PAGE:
Progressives should stand against the reduction in corporate tax and argue for the point that a dynamic, highly skilled economy needs a dynamic and highly skilled citizenry.
Additional reporting by Aaron Peters, writer on public policy, social media and social networks; he works as a researcher at Tomorrow’s Company
With only a few weeks remaining till the emergency budget is delivered by the new Chancellor of the Exchequer George Osborne, closer scrutiny of one of his key policy positions to date, a more competitive business environment founded on a reduced rate of corporate tax, is now necessary.
Mr Osborne recently declared in his first major speech to the CBI that he had a five year ‘roadmap’ to comprehensive corporate tax reform and that the coalition government would:
“Reform the corporate tax system by simplifying reliefs and allowances, and tackling avoidance, in order to reduce headline rates… our aim is to create the most competitive corporate tax regime in the G20, while protecting manufacturing industries.”
What is all too infrequently overlooked however is that when one looks at international examples there is very little correlation between comparatively lower rates of corporate tax and a successful private sector, specifically when it comes to success in export-oriented manufacturing.
Indeed the current rate of corporate tax (27 per cent) that we have in the UK is already the lowest among the G7 and among the lowest in the G20 – it is much lower than in Brazil or India, both of whom have a levy of 34 per cent.
Importantly of those countries that record greater levels of exports than the United Kingdom (and there are nine of them) only three – China, South Korea and the Netherlands – have lower corporate tax rates, leaving countries with truly innovative and world class private sectors such as Germany, Japan and the USA, second, third, and fouth in exporters after China, with less ‘competitive’ business tax regimes at present than the United Kingdom – the rate of corporate tax in Japan, the great success story of 20th-century enterprise and innovation economics, is a somewhat staggering 40 per cent.
The evidence is overwhelming – while lower rates of corporate tax serve to attract overseas companies to relocate (as was the case with Google going from London to Dublin) indulging in a race towards the bottom is hardly the way to build a more export-oriented, high-tech economy that Messieurs Clegg, Osborne and Cameron have consistently strived for.
According to the Geneva-based World Economic Forum, Sweden, followed by Finland and Denmark, is Europe’s most competitive economy. The organisation points this out in its Lisbon review 2010:
“The Nordic countries are the strongest European performers in the area of innovation, attributable to their companies’ aggressiveness in adopting new technologies and their level of spending on research and development, and the high degree of collaboration between universities and the private sector in research.”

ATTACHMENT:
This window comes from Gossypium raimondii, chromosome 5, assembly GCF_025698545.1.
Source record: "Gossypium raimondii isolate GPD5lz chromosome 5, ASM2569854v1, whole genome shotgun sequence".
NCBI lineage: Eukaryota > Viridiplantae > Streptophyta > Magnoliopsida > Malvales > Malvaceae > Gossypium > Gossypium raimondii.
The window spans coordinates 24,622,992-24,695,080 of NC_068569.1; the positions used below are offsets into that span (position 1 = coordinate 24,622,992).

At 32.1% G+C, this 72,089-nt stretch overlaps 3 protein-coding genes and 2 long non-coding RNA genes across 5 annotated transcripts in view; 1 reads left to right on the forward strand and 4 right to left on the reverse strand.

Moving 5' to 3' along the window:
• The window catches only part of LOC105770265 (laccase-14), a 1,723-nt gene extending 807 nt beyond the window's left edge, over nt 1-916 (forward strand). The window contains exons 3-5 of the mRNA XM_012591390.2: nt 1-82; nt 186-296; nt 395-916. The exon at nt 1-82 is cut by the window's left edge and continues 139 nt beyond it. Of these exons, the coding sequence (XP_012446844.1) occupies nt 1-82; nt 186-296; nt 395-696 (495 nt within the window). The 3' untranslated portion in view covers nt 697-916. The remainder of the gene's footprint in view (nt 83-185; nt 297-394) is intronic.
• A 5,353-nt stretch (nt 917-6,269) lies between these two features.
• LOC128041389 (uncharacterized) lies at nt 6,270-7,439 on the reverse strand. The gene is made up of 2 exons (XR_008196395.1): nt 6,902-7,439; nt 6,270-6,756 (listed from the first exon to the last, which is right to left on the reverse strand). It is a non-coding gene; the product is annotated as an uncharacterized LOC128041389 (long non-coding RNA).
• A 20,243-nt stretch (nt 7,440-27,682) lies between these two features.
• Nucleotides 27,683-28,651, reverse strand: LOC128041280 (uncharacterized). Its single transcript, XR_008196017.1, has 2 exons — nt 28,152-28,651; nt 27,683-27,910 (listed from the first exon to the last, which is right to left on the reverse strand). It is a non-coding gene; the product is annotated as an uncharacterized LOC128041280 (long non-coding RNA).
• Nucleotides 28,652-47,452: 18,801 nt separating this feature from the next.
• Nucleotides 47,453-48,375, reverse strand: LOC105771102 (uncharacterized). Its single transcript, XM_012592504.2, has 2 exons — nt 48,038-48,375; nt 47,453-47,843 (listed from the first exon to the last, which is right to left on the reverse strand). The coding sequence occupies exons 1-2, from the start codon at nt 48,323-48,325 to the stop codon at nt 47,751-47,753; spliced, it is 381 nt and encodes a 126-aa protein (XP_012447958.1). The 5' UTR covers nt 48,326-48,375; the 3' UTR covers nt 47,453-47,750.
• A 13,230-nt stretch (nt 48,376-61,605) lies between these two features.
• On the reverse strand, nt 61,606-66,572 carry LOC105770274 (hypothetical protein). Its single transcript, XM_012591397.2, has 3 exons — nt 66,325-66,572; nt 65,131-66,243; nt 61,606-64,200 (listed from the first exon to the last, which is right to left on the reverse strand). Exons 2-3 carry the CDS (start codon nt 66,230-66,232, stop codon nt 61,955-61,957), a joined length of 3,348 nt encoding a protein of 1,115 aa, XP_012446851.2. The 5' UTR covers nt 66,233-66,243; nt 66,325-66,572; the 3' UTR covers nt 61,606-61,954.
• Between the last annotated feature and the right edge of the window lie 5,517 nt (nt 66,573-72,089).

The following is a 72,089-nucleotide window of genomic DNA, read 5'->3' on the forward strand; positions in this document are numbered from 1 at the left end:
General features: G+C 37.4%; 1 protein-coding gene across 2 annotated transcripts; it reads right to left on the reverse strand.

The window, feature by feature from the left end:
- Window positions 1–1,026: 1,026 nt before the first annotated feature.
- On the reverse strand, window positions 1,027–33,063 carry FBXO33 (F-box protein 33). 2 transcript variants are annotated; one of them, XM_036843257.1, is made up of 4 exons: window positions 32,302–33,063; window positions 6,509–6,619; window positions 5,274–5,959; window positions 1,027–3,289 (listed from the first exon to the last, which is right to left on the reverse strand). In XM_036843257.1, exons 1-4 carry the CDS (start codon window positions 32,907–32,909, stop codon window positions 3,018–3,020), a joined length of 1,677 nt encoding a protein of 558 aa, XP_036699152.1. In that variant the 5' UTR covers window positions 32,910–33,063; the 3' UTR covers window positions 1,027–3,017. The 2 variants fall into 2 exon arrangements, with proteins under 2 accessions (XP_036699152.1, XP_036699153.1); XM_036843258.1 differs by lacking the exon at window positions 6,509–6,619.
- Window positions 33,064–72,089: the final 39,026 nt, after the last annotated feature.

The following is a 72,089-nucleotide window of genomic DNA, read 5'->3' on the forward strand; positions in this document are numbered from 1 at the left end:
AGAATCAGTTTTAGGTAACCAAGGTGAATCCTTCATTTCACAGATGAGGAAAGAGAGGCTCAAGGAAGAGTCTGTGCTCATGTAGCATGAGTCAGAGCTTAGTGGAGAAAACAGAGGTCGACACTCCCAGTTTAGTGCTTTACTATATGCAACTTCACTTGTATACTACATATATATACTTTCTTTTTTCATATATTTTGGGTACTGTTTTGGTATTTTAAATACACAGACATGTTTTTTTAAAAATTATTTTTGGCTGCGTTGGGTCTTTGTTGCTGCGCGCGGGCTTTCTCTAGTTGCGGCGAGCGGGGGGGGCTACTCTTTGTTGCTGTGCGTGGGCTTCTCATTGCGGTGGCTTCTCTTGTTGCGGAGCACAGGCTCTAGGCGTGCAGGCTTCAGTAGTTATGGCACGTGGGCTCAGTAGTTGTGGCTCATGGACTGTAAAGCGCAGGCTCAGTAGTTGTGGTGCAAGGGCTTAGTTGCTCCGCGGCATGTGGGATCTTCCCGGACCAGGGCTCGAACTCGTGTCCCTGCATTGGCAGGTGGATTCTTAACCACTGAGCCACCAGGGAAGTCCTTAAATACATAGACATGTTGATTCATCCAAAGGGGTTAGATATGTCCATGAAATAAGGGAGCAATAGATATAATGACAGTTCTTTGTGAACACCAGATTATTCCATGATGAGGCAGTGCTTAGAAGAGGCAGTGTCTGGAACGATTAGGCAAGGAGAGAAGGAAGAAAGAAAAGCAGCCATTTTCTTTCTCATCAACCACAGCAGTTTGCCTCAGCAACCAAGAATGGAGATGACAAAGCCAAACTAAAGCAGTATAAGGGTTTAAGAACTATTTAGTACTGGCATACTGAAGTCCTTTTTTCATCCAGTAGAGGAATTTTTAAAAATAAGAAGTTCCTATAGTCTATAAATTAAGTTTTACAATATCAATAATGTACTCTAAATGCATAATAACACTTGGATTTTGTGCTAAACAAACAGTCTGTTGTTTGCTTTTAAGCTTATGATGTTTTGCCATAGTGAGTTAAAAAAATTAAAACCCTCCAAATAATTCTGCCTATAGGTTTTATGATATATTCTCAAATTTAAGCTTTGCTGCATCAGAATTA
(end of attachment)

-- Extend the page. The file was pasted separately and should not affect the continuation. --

Britain is languishing in ninth place, behind both France and Germany. The key is not in reducing headline rates of corporation tax, but incentivising long-term strategic and sustainable investment and innovation.
Osborne should be focusing on how capital allowances can be made more effective, and in particular, how the government can conjure a more inventive manufacturing culture in Britain. As the WEF explains, the key to Sweden’s success was their dynamic and creative investment culture:
“In terms of innovation ‘output’, they register among the highest rates of patenting per capita internationally.”
We need a government that will rebalance our economic base, not one that shifts the tax burden from the city to the manufacturing world.
The examples of Japan, Germany, France and even the US serve well to remind us that what is the cornerstone to an innovative and dynamic private sector can never be simplistically reduced to just lowering taxes but must also include a strategy founded upon a capability-formation approach that centres on building the skills of citizens and adds to our nation’s aggregate human capital. In his book ‘Development as Freedom’, Amartya Sen points out how history tells us that it is this key factor, human capital and the formation of skills, that is the single most crucial variable in creating dynamic and enterprising private sectors.
For a progressive it makes far more sense to retain the present level of corporate tax or even slightly increase it in order to foment greater capability formation among the population focusing particularly on the long term unemployed and low skilled. Of greater importance to creating a dynamic 21st-century British economy than a low tax framework for businesses is offering companies a British population that is highly skilled, competent and self-reliant.
Much crossover exists in this area with the issue of long-term unemployment, NEETs and the historic proclivity of the UK to fill shortages in the labour market with better qualified economic immigrants. Progressives should stand against the reduction in corporate tax and argue for the point that a dynamic, highly skilled economy that adds high end value in global commodity chains needs a dynamic and highly skilled citizenry. The latter can only be paid for through general taxation and if companies are to benefit from British talent they should seek to adequately contribute to its formation.
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